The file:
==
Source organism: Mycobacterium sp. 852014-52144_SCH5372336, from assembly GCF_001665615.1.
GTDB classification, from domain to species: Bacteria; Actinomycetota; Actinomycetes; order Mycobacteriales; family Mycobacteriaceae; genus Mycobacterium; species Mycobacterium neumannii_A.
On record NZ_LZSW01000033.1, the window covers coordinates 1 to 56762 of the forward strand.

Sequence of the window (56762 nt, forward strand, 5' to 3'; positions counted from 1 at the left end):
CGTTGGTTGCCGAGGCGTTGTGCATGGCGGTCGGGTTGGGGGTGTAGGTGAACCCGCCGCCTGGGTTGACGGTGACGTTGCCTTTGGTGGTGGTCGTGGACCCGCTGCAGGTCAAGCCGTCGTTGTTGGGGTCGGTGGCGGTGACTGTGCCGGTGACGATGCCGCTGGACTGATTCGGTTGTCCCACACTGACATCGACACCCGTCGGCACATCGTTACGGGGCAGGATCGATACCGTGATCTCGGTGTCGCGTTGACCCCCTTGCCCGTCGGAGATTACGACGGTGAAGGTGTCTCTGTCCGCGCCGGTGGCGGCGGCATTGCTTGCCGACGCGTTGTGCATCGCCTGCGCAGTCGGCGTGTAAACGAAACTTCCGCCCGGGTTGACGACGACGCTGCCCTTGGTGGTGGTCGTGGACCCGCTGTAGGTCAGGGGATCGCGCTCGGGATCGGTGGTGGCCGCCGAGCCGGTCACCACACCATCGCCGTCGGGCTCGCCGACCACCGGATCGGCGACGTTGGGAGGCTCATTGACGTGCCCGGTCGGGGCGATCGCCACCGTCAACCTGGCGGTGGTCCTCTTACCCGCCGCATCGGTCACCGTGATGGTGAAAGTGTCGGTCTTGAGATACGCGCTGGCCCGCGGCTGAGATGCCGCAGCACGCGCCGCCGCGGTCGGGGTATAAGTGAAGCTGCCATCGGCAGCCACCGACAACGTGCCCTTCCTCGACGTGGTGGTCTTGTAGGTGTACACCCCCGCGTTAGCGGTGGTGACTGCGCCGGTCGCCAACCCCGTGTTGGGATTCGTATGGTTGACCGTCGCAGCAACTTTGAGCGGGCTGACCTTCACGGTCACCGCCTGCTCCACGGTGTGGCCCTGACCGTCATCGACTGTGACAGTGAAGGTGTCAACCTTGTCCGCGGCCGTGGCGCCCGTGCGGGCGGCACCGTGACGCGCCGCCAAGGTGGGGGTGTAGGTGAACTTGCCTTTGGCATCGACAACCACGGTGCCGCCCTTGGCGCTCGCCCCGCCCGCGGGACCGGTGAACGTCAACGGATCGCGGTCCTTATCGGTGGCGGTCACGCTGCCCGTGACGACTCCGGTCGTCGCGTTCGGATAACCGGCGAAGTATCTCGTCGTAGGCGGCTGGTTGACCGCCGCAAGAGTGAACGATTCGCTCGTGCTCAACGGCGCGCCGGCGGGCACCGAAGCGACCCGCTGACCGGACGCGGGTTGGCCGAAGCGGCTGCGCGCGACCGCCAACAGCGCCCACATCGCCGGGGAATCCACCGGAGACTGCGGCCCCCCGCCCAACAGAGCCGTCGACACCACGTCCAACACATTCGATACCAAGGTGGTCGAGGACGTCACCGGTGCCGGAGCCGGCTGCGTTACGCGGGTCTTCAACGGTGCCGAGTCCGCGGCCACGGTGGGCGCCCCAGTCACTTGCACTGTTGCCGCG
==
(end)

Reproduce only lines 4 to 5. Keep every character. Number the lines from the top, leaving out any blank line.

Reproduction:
Sequence of the window (56762 nt, forward strand, 5' to 3'; positions counted from 1 at the left end):
CGTTGGTTGCCGAGGCGTTGTGCATGGCGGTCGGGTTGGGGGTGTAGGTGAACCCGCCGCCTGGGTTGACGGTGACGTTGCCTTTGGTGGTGGTCGTGGACCCGCTGCAGGTCAAGCCGTCGTTGTTGGGGTCGGTGGCGGTGACTGTGCCGGTGACGATGCCGCTGGACTGATTCGGTTGTCCCACACTGACATCGACACCCGTCGGCACATCGTTACGGGGCAGGATCGATACCGTGATCTCGGTGTCGCGTTGACCCCCTTGCCCGTCGGAGATTACGACGGTGAAGGTGTCTCTGTCCGCGCCGGTGGCGGCGGCATTGCTTGCCGACGCGTTGTGCATCGCCTGCGCAGTCGGCGTGTAAACGAAACTTCCGCCCGGGTTGACGACGACGCTGCCCTTGGTGGTGGTCGTGGACCCGCTGTAGGTCAGGGGATCGCGCTCGGGATCGGTGGTGGCCGCCGAGCCGGTCACCACACCATCGCCGTCGGGCTCGCCGACCACCGGATCGGCGACGTTGGGAGGCTCATTGACGTGCCCGGTCGGGGCGATCGCCACCGTCAACCTGGCGGTGGTCCTCTTACCCGCCGCATCGGTCACCGTGATGGTGAAAGTGTCGGTCTTGAGATACGCGCTGGCCCGCGGCTGAGATGCCGCAGCACGCGCCGCCGCGGTCGGGGTATAAGTGAAGCTGCCATCGGCAGCCACCGACAACGTGCCCTTCCTCGACGTGGTGGTCTTGTAGGTGTACACCCCCGCGTTAGCGGTGGTGACTGCGCCGGTCGCCAACCCCGTGTTGGGATTCGTATGGTTGACCGTCGCAGCAACTTTGAGCGGGCTGACCTTCACGGTCACCGCCTGCTCCACGGTGTGGCCCTGACCGTCATCGACTGTGACAGTGAAGGTGTCAACCTTGTCCGCGGCCGTGGCGCCCGTGCGGGCGGCACCGTGACGCGCCGCCAAGGTGGGGGTGTAGGTGAACTTGCCTTTGGCATCGACAACCACGGTGCCGCCCTTGGCGCTCGCCCCGCCCGCGGGACCGGTGAACGTCAACGGATCGCGGTCCTTATCGGTGGCGGTCACGCTGCCCGTGACGACTCCGGTCGTCGCGTTCGGATAACCGGCGAAGTATCTCGTCGTAGGCGGCTGGTTGACCGCCGCAAGAGTGAACGATTCGCTCGTGCTCAACGGCGCGCCGGCGGGCACCGAAGCGACCCGCTGACCGGACGCGGGTTGGCCGAAGCGGCTGCGCGCGACCGCCAACAGCGCCCACATCGCCGGGGAATCCACCGGAGACTGCGGCCCCCCGCCCAACAGAGCCGTCGACACCACGTCCAACACATTCGATACCAAGGTGGTCGAGGACGTCACCGGTGCCGGAGCCGGCTGCGTTACGCGGGTCTTCAACGGTGCCGAGTCCGCGGCCACGGTGGGCGCCCCAGTCACTTGCACTGTTGCCGCG